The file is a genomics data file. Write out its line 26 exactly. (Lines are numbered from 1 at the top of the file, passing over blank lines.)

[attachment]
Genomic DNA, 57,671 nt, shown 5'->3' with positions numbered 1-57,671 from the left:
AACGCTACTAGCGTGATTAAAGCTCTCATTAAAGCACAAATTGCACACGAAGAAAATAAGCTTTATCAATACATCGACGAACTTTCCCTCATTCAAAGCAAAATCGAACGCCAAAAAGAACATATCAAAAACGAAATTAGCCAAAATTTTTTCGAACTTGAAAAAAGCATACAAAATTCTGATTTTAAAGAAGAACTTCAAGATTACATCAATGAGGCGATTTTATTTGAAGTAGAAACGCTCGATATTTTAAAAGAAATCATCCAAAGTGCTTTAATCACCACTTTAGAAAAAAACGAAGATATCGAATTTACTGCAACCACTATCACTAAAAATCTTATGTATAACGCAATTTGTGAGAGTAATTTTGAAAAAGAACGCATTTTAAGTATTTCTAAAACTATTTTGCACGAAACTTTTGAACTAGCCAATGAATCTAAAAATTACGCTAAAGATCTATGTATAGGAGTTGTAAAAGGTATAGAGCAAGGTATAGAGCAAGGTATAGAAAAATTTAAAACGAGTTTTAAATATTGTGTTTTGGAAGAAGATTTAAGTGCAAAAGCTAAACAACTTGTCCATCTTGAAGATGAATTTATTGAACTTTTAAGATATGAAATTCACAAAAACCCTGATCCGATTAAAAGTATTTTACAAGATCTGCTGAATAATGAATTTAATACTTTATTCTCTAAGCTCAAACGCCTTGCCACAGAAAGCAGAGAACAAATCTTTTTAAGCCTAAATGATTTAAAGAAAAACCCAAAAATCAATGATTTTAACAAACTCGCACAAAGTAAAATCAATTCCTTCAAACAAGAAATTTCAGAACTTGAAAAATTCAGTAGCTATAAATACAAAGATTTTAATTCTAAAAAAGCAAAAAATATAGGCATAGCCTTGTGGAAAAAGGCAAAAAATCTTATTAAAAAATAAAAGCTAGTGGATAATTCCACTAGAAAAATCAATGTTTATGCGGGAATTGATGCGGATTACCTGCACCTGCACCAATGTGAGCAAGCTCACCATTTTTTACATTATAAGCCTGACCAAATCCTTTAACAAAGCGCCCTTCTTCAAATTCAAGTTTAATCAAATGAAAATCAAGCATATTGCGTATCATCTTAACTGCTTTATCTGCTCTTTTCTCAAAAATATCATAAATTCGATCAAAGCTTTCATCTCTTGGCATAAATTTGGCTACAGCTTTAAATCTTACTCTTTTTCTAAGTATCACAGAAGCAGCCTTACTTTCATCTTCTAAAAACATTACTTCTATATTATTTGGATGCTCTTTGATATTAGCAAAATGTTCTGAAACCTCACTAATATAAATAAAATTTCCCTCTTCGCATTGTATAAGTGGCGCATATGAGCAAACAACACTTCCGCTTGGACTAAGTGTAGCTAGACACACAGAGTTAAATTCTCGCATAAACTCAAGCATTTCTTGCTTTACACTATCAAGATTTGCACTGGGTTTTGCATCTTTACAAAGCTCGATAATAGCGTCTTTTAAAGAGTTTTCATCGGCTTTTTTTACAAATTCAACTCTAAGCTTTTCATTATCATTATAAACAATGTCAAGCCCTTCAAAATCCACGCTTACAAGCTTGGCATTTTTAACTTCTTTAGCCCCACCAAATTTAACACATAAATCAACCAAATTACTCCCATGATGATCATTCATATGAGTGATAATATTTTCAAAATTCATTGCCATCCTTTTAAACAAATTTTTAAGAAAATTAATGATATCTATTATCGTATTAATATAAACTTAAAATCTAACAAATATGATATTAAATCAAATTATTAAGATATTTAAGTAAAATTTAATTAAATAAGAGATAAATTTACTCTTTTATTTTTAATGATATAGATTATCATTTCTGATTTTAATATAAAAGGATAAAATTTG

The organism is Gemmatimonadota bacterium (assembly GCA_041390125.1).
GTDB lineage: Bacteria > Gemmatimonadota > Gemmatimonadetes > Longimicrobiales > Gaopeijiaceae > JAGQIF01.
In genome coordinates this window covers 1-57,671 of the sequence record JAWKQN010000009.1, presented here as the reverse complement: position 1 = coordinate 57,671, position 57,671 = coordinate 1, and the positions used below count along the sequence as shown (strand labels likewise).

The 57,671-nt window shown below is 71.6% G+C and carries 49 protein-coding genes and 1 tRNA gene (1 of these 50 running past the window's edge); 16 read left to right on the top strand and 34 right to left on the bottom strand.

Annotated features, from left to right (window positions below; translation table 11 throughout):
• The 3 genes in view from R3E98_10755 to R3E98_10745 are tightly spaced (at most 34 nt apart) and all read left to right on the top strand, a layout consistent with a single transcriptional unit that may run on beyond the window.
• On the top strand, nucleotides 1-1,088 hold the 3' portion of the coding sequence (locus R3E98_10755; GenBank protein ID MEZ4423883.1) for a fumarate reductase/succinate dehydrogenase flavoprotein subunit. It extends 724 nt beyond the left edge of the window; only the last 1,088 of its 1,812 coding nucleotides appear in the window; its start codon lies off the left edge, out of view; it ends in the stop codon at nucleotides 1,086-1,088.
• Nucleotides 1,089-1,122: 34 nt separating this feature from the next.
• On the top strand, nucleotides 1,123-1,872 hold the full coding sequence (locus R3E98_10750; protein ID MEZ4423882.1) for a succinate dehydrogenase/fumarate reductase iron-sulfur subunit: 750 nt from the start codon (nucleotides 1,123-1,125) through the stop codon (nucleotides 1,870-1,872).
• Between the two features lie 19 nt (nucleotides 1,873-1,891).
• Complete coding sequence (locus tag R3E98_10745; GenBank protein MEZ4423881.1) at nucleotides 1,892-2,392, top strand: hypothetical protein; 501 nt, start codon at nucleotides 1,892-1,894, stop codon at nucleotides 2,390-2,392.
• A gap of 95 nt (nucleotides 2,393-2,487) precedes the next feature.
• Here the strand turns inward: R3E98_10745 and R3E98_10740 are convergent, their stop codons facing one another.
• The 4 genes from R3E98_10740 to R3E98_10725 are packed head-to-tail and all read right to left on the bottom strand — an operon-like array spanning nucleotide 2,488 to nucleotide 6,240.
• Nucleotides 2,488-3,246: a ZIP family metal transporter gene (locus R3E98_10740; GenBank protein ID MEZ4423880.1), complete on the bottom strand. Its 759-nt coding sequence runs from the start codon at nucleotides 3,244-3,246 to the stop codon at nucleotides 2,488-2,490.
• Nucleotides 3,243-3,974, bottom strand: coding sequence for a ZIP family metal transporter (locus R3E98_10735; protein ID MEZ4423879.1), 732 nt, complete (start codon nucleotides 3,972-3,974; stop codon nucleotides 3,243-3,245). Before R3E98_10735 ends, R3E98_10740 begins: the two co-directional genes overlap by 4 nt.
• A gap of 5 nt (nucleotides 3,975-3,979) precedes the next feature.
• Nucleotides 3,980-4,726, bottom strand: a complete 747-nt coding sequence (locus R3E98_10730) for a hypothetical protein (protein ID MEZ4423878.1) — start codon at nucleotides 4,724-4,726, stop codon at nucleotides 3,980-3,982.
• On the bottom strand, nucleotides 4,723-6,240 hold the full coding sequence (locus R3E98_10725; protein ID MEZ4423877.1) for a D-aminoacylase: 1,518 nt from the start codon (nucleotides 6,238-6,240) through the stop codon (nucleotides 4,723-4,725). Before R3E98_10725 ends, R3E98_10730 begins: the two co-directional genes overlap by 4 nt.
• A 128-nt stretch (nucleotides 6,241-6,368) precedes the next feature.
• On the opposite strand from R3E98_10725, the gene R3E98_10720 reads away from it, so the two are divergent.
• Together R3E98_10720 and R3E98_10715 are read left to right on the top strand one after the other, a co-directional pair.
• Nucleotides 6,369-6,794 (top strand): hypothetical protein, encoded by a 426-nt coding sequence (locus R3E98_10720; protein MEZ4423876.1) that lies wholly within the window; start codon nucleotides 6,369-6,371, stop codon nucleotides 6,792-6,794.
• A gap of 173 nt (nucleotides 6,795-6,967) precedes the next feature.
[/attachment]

• A gap of 173 nt (nucleotides 6,795-6,967) precedes the next feature.